Australia is probably best known for the vastness of its territory and the Aboriginal people who give it such a vibrant presence.

The Aborigines are believed to have arrived in Australia from South-east Asia around 50,000 years ago. The official Australian website says that “They were scattered in 300 clans and spoke 250 languages and 700 dialects. Each clan had a spiritual connection with a specific piece of land. However, they also travelled widely to trade, find water and seasonal produce and for ritual and totemic gatherings”.

The Aborigines were pretty much it until the first European settlers arrived; most explored the coastline but didn’t penetrate inland. It was the Dutch in 1606 led by Willem Janszoon who made the first recorded landing in Australia. The Spanish are also known to have explored the coastal areas.

But it was James Cook in 1770 who claimed the land for Britain and the first penal colony, of New South Wales, was established soon after in 1788. This was the start of a major exodus from Britain as it sent more than 160,000 convicts to Australia before the practice ended in 1868.

Needless to say the Europeans displaced the Aborigines from their land and brought diseases which decimated the Aboriginal population. No surprise then to find that wars broke out between the settlers and the Aborigines. The most serious clashes were those between 1795 –1816 but there was an incident as late as 1932 and 1934 called the Caledon Bay crisis which saw, for the first time, public opinion swing behind the rights of Aborigines.

Meanwhile the European settlers advanced into the inner parts of this vast continent and discovered gold around 1851. This led to a gold rush with even more Europeans moving to Australia to find their fortunes. It didn’t take long for discontent to take hold between the governing authorities and the gold miners. This led to the now famous but small scale battle of the Eureka stockade in 1854. This eventually resulted in the first democratic reforms being introduced into Australia.

Although there had been a European style form of government since 1788, in 1825 the New South Wales Legislative Council was created and by 1850 the Australian Colonies Government Act (1850) had been introduced to give limited representative constitutions to New South Wales, Victoria, South Australia and Tasmania.

In 1889 New South Wales Premier Henry Parkes called for a national executive government. In 1891 a National Australian Convention met and drafted a constitutional bill. But it wasn’t until a second convention in 1895 that a final Bill was drafted and in 1900 a delegation was sent to London to gain approval. The House of Commons passed the Bill on 5th July 1900.

Australia’s six states became one nation under a single constitution on 1st January 1901 with the first Federal elections being held in 1901. The Protectionist Party won a narrow victory over the Free Trade Party but it was the Australian Labor Party (ALP) which came third and sided with the Protectionists to form a government and Sir Edmund Barton became the first Prime Minister of Australia.

Despite a strong minority tendency towards republicanism in Australia it retains the British Crown as its head of state and stood with the United Kingdom through both World wars. Australia’s troops fought some of the toughest battles in the First World War, especially Gallipoli, and the Second World War, especially the North African campaign and closer to home in numerous battles such as the Battle of Buna – Gona against the Japanese as they threatened the Australian mainland.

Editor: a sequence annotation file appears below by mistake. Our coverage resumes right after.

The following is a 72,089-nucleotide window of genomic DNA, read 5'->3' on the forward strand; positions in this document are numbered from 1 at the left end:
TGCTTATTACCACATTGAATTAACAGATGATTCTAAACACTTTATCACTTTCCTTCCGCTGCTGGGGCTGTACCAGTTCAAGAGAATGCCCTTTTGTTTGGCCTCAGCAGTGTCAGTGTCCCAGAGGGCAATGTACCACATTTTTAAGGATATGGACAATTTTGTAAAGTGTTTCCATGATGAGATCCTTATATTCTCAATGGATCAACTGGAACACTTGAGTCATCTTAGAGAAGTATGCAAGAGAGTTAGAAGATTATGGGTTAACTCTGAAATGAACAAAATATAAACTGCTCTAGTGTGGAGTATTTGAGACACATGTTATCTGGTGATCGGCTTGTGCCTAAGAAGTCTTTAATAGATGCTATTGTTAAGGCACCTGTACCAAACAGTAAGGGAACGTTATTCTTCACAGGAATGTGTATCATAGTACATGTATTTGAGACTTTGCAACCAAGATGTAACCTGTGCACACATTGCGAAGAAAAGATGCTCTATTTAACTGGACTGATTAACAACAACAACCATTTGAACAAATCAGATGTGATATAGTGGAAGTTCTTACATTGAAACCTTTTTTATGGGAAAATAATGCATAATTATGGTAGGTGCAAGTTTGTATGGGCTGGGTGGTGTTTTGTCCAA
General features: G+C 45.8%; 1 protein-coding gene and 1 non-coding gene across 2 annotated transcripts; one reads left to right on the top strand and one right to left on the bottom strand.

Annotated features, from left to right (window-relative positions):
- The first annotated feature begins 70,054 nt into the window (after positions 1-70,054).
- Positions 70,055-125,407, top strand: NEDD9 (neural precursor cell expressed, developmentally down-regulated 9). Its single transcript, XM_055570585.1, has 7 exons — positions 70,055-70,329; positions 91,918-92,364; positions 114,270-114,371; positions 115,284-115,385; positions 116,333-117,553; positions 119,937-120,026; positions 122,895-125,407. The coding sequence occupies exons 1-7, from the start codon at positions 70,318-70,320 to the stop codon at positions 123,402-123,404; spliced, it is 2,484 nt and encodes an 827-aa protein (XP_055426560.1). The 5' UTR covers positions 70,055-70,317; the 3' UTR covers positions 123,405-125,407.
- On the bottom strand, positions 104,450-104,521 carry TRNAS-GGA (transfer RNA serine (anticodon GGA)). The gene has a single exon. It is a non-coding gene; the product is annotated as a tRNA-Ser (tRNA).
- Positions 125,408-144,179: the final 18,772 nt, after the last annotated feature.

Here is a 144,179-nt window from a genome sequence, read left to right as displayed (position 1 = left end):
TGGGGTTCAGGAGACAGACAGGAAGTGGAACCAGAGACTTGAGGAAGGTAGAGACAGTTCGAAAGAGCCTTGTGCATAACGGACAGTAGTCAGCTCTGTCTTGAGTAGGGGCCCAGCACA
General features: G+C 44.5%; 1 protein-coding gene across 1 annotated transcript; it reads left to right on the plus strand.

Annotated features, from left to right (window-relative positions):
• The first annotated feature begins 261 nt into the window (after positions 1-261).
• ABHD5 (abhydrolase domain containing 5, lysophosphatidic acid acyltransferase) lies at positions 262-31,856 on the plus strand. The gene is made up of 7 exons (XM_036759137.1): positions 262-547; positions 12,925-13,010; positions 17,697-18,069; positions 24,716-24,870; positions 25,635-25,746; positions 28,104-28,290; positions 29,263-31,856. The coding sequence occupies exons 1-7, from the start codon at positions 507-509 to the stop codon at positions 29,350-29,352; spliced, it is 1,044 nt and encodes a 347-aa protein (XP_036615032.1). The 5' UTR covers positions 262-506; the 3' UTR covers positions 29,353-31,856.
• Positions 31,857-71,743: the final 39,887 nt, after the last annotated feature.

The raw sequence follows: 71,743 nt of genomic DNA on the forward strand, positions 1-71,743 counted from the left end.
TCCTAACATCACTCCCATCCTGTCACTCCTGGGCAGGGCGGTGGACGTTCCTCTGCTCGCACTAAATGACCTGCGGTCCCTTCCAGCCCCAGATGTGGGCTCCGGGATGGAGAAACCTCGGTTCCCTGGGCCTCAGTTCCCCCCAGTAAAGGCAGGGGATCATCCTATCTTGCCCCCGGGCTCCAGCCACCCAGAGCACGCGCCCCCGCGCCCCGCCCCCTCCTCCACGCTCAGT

All of the modern day political parties can trace their histories back to the early 1900s. The Australian Labour Party (it changed its name to Labor in 1912) was founded in 1901. The Free Trade Party and the Protectionists became the Commonwealth Liberal Party in 1909 and the National Party came on the scene in 1919.

The Labor Party ruled, mostly for single terms, throughout the 20th Century with its longest period in office (thirteen years) from 1983 until 1996 under the premiership of Bob Hawke. The centre-right under its various guises but today it is known as the Coalition has ruled for large chunks of the 20th Century. Perhaps its most notable periods were the twenty-three years between 1949 and 1972, mostly under the premiership of Robert Menzies and the eleven years between 1996 and 2007 under the premiership of John Howard.

In 2007 the Australian Labor Party won the general election under the leadership of Kevin Rudd with 83 of the 150 seats in the House of Representatives. Three years later, in 2010, they won once more but this time under the leadership of Julia Gillard who had challenged Rudd just months before the election. Gauging the mood of the Labor Party Rudd stood down leaving the field free for Gillard. The relationship between Rudd and Gillard was never comfortable and despite being Foreign Minister in Gillard’s government there was a sense that Rudd was waiting for his moment to challenge her. That moment came in June 2013 when opinion polls showed that Labor would be all but wiped out in the general election set for September. Kevin Rudd won the leadership contest and leads the Australian Labor Party into the 7th September general election.

Queen Elizabeth II is Head of State

The bicameral parliament consists of the Senate with 76 seats comprised of 12 members from each of the six states and 2 from each of the two mainland territories. Half of state members are elected every three years by popular vote to serve six-year terms while all territory members are elected every three years. The House of Representatives has 150 members elected by popular vote to serve terms of up to three years.

The Transparency International Corruption Perceptions Index (CPI) 2016 places Australia at 13th out of 176 countries with a CPI 2016 score of 79 (where 100 is least corrupt).